Interrogation of Author Kemberlee Shortland

Under bright lights I slid on my detective hat and interrogated my publisher, Author Kemberlee Shortland. I’ll let you decide if she’s guilty of stealing readers’ hearts.

Murder_in_Mornington_by_Kemberlee_Shortland-coverNow that you’ve crossed to the dark side (crime), will you still write romance?

Of course. I just love writing challenges, and dipping into crime is a great learning curve. My romance tends to be romantic suspense, or light RS. Readers will find Murder in Mornington is primarily cozy mystery, but there’s a little ‘sumpin sumpin’ going on in the background with Sassy and the detective!

As for straight crime, there is something percolating in the background where there’s absolutely no romance. (zipping lips, throwing away the key)

What’s the best piece of writing advice you’ve ever received? What’s the worst?

Best: Write what you know. There’s no authenticity in writing something you don’t know. If you don’t know it, learn it!

Worst: Write like your favorite author. We’re all unique and the industry is always looking for new voices. Be the new voice they’re looking for.

You own and operate Tirgearr Publishing (sounds familiar). How do you manage to juggle running a successful house and still find time to write?

Planning. It’s all about planning. I normally schedule time off from work so I can write. I’ll make notes and research during the year, then during my break, I write. For example: I wrote Murder in Mornington last summer in July over a ten day break. After a couple days rest, I dove in and wrote the first draft in about four days . . . 30K. I took a couple days off, then set about working on the first edits, then organized a few beta readers who gave invaluable info. Then off to the editor when I went back to work. Edits were handled on my only day off from the company, Sundays. Planning. It’s all about planning. Oh wait, did I say that already? 😉 

Do you have a strict writing schedule? For instance, do you set a specific word count?

Nope. I’m what you’d call a barfer. I thought I was the only one who used this term, but it turns out Nora Roberts used it a few years ago in an interview when she was asked how she can turn out so much work every year. Paraphrasing, she has a lot of research and notes in files, and when she’s ready for the next story, she pulls one out and pukes out the story all in one go over a couple days. My files aren’t as extensive as Nora’s, but her technique is very similar. 

Are you able to shut off your internal editor? Or do you only edit after the first draft is complete?

I edit during every aspect of writing—through the first draft and through every other version. I’ll write what I need to, and the next day, when I’m back at it, I’ll do a quick read over what I wrote the day before to get back into it. I’ll fix anything I see needs it before carrying on. When I get to the end of the first draft, it’s effectively had a first edit, but not really. I like to leave the book sit for a few days, maybe a week, before starting the first real edit. I might go over it again before beta readers, then again before a real editor. While I co-own Tirgearr Publishing with my husband, my books undergo the same strict editing all of our authors go through. No cutting corners.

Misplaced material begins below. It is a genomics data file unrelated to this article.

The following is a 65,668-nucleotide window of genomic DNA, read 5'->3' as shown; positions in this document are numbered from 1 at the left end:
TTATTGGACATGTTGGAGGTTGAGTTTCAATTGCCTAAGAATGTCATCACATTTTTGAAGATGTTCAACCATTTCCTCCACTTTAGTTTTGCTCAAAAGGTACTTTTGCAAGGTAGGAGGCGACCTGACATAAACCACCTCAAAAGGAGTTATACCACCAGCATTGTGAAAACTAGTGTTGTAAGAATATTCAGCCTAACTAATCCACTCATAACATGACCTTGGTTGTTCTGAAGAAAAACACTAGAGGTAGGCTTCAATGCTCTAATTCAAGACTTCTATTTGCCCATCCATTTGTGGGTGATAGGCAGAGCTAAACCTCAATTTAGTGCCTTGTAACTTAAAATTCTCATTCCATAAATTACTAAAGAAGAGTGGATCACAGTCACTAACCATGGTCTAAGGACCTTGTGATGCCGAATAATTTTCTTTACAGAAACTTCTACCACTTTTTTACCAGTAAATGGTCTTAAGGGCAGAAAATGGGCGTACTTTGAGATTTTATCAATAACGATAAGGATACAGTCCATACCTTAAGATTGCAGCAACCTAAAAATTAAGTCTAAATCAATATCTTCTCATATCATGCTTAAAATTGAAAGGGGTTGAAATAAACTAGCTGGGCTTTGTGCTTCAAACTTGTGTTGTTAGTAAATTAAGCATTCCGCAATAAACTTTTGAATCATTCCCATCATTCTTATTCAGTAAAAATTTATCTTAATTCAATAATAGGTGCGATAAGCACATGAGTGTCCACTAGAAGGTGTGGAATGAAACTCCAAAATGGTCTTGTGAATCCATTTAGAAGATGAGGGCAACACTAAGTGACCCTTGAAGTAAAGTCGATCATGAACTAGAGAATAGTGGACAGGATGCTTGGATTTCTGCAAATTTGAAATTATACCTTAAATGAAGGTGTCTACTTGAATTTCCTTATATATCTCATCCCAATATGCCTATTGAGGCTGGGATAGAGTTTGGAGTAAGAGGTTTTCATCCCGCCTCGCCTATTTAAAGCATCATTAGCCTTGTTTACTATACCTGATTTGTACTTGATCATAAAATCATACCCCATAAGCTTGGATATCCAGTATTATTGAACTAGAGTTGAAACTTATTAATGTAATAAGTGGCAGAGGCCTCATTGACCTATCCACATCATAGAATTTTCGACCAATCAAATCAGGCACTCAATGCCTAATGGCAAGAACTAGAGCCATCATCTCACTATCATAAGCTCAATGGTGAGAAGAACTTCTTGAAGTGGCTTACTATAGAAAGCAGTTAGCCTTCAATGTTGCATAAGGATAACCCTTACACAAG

Where’s Mornington?

Mornington is a residential community more so than a village or town. Exactly where it is: Go onto maps.google.com and put in 53.722304, -6.253815 and there you are. This GPS will put you at the entrance to the river parking area where Murder in Mornington begins, at the Maiden Tower. Hit the satellite view to see the tower, and how gorgeous the area is. 

I took it one step further and searched Google Earth. Check this out…

Google Earth_Mornington.jpeg

Note: Before I held Kem prisoner in the interrogation room, she discussed the research behind Murder in Mornington. It’s a fascinating post.

You and I have had a great time discussing how the English language varies depending on the locale. How do you deal with these differences in your writing?

Because it will be 19 years since I came to Ireland, I’ve adopted a lot of Irishisms into my every day language, which I hope translates into a better and more authentic story. My family finds it fascinating hearing how my speech has changed over the years.

As for Irish readers, comments I’m getting are rooted in: ‘page-turner,’ ‘couldn’t put it down,’ and one lady said it was a great story but that she didn’t believe I had five books in me. I’ve told her Murder in Mornington is my 13th published book, but that didn’t seem to change her opinion. 

Murder in Mornington starts with a bang—Sassy O’Brien finds a body on the beach while out for her morning run with her dog—and we’re immediately immersed in the story. Did you find the process of crime writing much different than writing romance? If so, how?